Lufthansa to phase in new budget flights

Details are beginning to emerge of how Lufthansa’s budget brand will evolve.

In September the carrier announced it would create a low-cost offering to operate non-hub domestic and European routes (see online news September 19), and it is now confirmed that Cologne-based Germanwings (the low-cost subsidiary of Lufthansa) will take over all its parent’s non-hub routes in stages.

According to a Germanwings spokesman, the phased operation will start in January. It will extend over several months.

It means that all Lufthansa flights which do not serve its twin hubs of either Frankfurt or Munich will be taken over by Germanwings which will provide a budget airline style of service.

Typical international services to be transferred would include Lufthansa’s flights from London Heathrow, Birmingham and Manchester to Berlin Tegel, London Heathrow to Hamburg, Dusseldorf to Milan and Hamburg to Vienna.

What will confuse passengers is that Lufthansa is continuing to take bookings on all these routes at its regular prices.

As yet, there is no indication on lufthansa.com when, or even if, these non-hub routes will be switched to Germanwings.

So passengers who believe they are booking a full-service airline might eventually find themselves flying on a different plane with different seats and without a proper business cabin. They may also have to pay extra for baggage check and catering. 

The first route to be officially announced under the new arrangement is Lufthansa’s domestic Nuremberg to Hamburg service. From March 31, this route will be taken over by Germanwings. Passengers will find themselves aboard a one-class 150-seater A319 instead of the plane Lufthansa currently operates, namely a two-class 90-seater Canadair commuter jet.

Bookings for the Nuremberg to Hamburg route open tomorrow.

According to a translated statement from Nuremberg airport, “The background to this route is the successive transfer from the portfolio of parent company Lufthansa to Germanwings. The latter is a quality carrier amongst the low-cost airlines. Tickets are sold for a low price with hand baggage [but not checked baggage] and no onboard catering.

“Passengers [taking the cheapest tariff tiers] can book drinks and snacks at extra cost along with seats offering extra legroom. Therefore Germanwings’ passengers can tailor the product to their individual needs.”

More details of the route swaps, tariffs and other details including those relating to FFPs are expected to be revealed at a press conference in Cologne on December 6 at which Business Traveller will be present.

For more information go to lufthansa.com.

Report by Alex McWhirter


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  • I am a bit surprised to read “proper business cabin” with Lufthansa in Europe. They do not have proper business seating in Europe.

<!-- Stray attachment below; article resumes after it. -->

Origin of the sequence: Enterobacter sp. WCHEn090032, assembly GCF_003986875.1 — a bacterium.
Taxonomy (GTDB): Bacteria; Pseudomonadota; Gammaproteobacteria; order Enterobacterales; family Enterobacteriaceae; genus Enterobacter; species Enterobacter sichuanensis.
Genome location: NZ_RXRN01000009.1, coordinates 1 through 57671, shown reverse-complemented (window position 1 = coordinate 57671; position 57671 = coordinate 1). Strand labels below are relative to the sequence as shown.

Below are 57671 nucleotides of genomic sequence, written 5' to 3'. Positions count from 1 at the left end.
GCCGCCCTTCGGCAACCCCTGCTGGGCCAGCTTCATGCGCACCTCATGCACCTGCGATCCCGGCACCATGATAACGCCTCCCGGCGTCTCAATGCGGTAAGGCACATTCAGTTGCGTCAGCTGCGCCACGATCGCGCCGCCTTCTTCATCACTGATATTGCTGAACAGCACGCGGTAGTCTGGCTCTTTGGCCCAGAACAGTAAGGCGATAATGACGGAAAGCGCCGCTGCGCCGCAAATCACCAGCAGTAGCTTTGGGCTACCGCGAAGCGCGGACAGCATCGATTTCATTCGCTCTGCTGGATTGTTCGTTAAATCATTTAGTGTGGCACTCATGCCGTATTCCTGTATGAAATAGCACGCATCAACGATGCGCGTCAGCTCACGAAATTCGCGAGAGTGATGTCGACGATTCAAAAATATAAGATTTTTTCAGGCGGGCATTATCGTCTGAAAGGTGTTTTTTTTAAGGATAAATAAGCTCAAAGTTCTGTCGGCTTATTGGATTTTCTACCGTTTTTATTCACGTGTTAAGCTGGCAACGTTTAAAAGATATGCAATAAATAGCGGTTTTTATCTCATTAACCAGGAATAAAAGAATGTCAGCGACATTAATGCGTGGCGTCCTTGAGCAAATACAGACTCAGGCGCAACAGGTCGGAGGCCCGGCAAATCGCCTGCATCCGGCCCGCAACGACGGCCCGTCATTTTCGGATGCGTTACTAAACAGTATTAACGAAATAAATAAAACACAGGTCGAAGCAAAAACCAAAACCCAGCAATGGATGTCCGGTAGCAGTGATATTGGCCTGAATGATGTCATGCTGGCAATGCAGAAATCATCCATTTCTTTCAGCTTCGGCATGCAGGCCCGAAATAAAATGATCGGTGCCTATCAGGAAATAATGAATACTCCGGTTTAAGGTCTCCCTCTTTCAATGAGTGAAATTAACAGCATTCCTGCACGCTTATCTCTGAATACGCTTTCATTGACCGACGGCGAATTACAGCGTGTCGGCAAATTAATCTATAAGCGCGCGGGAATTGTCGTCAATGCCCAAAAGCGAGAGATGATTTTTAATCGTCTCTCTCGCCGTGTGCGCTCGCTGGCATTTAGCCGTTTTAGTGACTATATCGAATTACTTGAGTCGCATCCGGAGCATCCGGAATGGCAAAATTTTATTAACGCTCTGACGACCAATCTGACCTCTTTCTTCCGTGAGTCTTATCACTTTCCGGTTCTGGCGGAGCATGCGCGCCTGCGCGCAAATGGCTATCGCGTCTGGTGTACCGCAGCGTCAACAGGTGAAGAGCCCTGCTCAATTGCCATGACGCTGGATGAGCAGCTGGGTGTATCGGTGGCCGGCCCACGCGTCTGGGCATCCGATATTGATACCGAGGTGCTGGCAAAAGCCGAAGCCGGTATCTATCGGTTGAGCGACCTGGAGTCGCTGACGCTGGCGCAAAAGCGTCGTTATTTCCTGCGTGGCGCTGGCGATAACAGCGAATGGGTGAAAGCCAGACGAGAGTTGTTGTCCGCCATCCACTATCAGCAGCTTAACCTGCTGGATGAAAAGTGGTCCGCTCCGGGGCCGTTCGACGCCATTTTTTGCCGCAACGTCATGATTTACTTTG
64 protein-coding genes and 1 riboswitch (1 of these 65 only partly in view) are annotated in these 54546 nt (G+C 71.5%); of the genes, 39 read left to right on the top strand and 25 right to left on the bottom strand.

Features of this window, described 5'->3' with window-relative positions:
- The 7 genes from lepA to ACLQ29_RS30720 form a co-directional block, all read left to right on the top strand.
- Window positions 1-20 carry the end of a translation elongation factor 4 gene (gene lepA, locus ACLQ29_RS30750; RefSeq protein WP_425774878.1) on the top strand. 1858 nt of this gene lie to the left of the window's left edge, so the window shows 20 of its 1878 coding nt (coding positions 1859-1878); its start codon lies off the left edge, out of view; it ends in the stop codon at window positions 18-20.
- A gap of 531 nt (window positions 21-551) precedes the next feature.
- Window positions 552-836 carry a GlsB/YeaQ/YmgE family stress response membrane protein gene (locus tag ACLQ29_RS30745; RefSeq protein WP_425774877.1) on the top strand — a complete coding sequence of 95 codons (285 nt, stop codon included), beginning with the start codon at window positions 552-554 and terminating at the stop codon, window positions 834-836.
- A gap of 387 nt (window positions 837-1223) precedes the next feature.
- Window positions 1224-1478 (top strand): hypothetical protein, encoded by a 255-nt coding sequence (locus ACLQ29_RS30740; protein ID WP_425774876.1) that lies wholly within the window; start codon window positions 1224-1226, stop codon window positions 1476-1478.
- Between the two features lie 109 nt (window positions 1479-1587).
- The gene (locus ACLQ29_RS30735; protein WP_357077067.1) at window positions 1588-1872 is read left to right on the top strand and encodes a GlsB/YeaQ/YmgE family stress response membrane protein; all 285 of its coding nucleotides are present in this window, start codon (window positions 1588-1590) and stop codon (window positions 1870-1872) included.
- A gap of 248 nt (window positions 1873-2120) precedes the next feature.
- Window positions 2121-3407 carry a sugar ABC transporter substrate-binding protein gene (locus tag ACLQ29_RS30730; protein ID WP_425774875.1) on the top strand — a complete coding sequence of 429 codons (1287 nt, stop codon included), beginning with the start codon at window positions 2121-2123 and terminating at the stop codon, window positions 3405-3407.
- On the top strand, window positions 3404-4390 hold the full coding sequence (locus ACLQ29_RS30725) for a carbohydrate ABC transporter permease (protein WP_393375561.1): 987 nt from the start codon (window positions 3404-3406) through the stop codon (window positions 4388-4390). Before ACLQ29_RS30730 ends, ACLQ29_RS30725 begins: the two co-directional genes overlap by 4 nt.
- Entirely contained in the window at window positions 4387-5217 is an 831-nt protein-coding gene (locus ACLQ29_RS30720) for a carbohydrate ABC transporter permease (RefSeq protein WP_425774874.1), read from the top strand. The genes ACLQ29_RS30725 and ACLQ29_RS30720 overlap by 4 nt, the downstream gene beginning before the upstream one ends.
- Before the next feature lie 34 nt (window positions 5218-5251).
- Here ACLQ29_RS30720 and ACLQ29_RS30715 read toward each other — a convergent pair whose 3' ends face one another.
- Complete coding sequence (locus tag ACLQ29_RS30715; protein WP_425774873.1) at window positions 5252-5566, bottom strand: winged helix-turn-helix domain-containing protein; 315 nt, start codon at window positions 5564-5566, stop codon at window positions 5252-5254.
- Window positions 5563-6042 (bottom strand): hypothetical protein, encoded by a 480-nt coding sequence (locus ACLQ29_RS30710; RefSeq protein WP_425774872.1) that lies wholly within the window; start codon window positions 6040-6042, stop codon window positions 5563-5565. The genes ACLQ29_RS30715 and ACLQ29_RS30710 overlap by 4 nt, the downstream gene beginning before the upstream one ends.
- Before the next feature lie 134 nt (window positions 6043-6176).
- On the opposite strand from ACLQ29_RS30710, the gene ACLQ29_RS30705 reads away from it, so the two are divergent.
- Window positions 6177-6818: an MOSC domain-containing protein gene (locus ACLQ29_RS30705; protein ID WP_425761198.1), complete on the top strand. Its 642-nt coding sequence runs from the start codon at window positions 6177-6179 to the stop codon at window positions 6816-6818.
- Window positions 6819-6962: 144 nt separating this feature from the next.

All they do is leave the middle seat empty. And serve a bit more of a meal.

    Except for that, it is the same, hard, ultralight seat as in Economy. They don’t even have more legroom.

    Those seats that got a reputation for being very uncomfortable.

  • Frankly I am uninterested in flying GermanWings because unlike Lufthansa, I can’t earn Star Alliance status credits on non-LH frequent flyer programmes, and can’t use lounges with Star Alliance Gold status.

    Given I have BA Silver status I’ll just fly BA instead, which for the Berlin route (which I would have thought was a more business oriented route compared to some others).

    This is a big negative.

  • Hello meilenschwund,

    The reference to “proper business cabin” concerned the entire and diverse Lufthansa fleet. Therefore the business class configuration will vary depending on plane type. That is why I said “might.”

    I believe the difference in standards will be felt on those routes currently operated by commuter jets. That is because on these smaller planes, Lufthansa adopts a 1-1 configuration for its business cabin.

    Taking the Nuremberg-Hamburg route as the example I gave, it would mean that instead of a business class passenger enjoying 1-1 seating (the adjacent seat is guaranteed unsold which allows the passenger more privacy), he or she will now have to accept the denser 3-3 layout (with no guaranteed middle seat unsold) on a Germanwings A319.”

    Alex McWhirter

  • Up to now: Germanwings is flying routes out of LHR already for months. You can book either via Germanwings or Lufthansa websites.

    Germanwings has a so called ‘best seat’. If you book via the Lufthansa site you get the best seat, a free piece of baggage and on board a drink and a (sweet or savoury) snack or sandwich. The ‘best seat’ is the front 10 rows. If you book Germanwings you sit on row 11 or further back and have to pay for snack/drink.

    The Germanwings A319 are light and airy and look clean and new. Much better than the older B737 that LH had on the route before. The staff is young though, my flight last week had a 20 year old purser, I guess the pilot was 23 and the captain 25. Did the route some 4 times already since april and always had a pleasant experience !!

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